Check out that candy painted Chevy sitting on 22s, talk about pimp my ride.One thing that gets many Americans in a lot of trouble is spending money. But it appears blacks tend to be more materialistic than any other culture.Lessons on budgeting is replaced with the notion that to have the newest pair of Jordan’s. The whole concept about needs versus wants needs to be taught.From the Target Market News’ Web site, Stephen Washington, president of the Cleveland based Black Wealth Network said, “African Americans have a large consumer profile.” Products such as sneakers, cosmetics and clothing items thrive off the black dollar. According to Target Market News, blacks make up 25 percent of consumers and 12 percent of the nation’s population. But blacks spend about $744 billion dollars a year. In 2007 it reported blacks spent more money on most automobiles, spending over $32 billion. Blacks buy a lot of products, and have a large consumer profile. There is nothing wrong with loving to shop. The problem is that the percentage of money spent is higher than the percentage of blacks in the United States.Blacks’ environment plays a role in spending habits. The Moderate Voice of International News, reports that blacks tend to be concentrated in poor communities more than whites. The report further explains that poor whites are likely to be surrounded by many whites who are not as poor, which discourages conspicuous consumption, removing competition. But poor black people are more likely to be surrounded by those with similar income, making this competition feasible. Competition is noticeable in the American culture but especially the black culture. Just look at how men try to out do each other during homecoming with their “hooked up” cars. Earning respect from others using materialism, is not important. Yolanda Farrel, a sociology professor at Florida A&M University, said blacks are no worse than other Americans. “We just spend our money on flashy fashionable things,” she said. She also said blacks just do not learn to invest. “We are overlooking the vast majority of what black people spend their money on and are focusing on the minor things such as rims, fancy cars and jewelry,” she said.Investment is definitely something we as blacks should learn about and teach. Of course, we want the finer things in life, but it does not mean splurge.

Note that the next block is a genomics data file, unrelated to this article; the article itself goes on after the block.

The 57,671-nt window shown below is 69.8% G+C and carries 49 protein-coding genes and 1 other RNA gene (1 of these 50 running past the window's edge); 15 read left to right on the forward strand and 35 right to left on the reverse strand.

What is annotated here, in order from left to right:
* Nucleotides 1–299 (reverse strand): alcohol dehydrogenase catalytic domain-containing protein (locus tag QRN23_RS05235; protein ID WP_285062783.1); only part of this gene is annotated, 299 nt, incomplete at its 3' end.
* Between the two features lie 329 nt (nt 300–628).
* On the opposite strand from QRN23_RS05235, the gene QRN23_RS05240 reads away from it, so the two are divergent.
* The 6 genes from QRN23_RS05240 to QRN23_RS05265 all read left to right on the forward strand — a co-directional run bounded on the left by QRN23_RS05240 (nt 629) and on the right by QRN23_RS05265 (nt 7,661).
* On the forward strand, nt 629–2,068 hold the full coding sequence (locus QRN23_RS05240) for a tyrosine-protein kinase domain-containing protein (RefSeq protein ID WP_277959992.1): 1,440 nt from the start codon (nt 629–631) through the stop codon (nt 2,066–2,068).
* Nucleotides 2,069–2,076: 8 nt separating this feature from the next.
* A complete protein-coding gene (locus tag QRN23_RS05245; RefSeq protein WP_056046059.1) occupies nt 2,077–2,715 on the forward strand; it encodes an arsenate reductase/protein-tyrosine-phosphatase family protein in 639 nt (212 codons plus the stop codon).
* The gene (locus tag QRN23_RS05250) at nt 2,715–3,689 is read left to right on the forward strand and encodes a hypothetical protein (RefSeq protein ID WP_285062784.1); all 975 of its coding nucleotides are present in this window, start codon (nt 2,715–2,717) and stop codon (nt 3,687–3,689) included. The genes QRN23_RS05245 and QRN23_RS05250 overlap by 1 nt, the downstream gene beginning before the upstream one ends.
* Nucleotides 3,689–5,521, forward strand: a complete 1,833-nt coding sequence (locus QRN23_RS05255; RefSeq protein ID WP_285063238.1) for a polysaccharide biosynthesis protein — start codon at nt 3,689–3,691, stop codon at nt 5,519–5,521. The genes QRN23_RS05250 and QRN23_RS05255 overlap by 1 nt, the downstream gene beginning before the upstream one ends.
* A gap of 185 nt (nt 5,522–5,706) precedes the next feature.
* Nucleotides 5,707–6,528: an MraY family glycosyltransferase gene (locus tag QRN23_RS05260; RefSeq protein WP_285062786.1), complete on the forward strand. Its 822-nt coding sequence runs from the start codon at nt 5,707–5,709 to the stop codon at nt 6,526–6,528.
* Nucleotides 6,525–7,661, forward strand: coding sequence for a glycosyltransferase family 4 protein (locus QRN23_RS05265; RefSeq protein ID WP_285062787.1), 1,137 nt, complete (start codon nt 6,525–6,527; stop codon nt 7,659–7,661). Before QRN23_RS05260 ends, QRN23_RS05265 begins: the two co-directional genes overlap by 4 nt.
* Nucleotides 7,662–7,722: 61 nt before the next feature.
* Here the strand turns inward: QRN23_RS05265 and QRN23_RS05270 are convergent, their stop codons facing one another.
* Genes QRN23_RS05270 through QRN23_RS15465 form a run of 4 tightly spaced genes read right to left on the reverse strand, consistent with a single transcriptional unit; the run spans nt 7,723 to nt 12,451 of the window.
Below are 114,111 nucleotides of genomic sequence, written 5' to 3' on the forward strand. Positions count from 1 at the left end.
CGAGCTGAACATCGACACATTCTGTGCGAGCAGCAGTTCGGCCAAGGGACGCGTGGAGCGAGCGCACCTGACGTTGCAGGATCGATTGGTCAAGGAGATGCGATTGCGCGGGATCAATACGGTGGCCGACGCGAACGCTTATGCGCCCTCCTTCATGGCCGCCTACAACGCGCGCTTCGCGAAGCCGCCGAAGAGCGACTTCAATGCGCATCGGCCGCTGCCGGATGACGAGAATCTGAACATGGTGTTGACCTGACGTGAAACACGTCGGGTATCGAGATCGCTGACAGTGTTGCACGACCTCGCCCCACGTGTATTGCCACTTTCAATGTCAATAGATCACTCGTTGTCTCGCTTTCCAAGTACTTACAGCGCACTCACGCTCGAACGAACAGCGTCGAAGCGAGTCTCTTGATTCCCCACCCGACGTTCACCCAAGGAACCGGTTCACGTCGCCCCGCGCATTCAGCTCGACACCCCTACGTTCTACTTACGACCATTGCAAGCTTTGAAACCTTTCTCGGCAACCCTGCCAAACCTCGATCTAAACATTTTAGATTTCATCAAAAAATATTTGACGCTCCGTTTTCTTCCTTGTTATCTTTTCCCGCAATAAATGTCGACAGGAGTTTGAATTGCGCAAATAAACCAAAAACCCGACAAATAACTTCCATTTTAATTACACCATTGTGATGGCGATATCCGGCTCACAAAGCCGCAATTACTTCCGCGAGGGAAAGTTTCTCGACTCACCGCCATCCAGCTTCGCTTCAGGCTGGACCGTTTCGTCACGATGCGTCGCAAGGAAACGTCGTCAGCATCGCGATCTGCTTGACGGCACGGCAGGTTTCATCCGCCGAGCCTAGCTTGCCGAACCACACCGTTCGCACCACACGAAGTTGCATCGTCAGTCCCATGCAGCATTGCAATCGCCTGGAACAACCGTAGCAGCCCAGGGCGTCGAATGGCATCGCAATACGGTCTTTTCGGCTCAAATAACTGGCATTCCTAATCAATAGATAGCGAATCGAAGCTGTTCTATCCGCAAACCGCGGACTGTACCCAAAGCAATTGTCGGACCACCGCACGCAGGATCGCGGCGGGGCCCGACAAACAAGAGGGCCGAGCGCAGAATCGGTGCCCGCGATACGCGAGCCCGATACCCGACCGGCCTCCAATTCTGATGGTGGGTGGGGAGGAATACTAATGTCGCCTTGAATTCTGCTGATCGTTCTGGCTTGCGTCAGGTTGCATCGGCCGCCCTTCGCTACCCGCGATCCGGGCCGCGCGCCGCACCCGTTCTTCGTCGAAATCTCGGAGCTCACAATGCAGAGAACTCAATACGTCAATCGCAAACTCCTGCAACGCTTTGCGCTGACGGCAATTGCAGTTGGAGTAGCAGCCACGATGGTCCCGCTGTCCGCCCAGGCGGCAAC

Mila Bradley is a freshman public relations student from Deltona, Fla. She can be reached at firstname.lastname@example.org.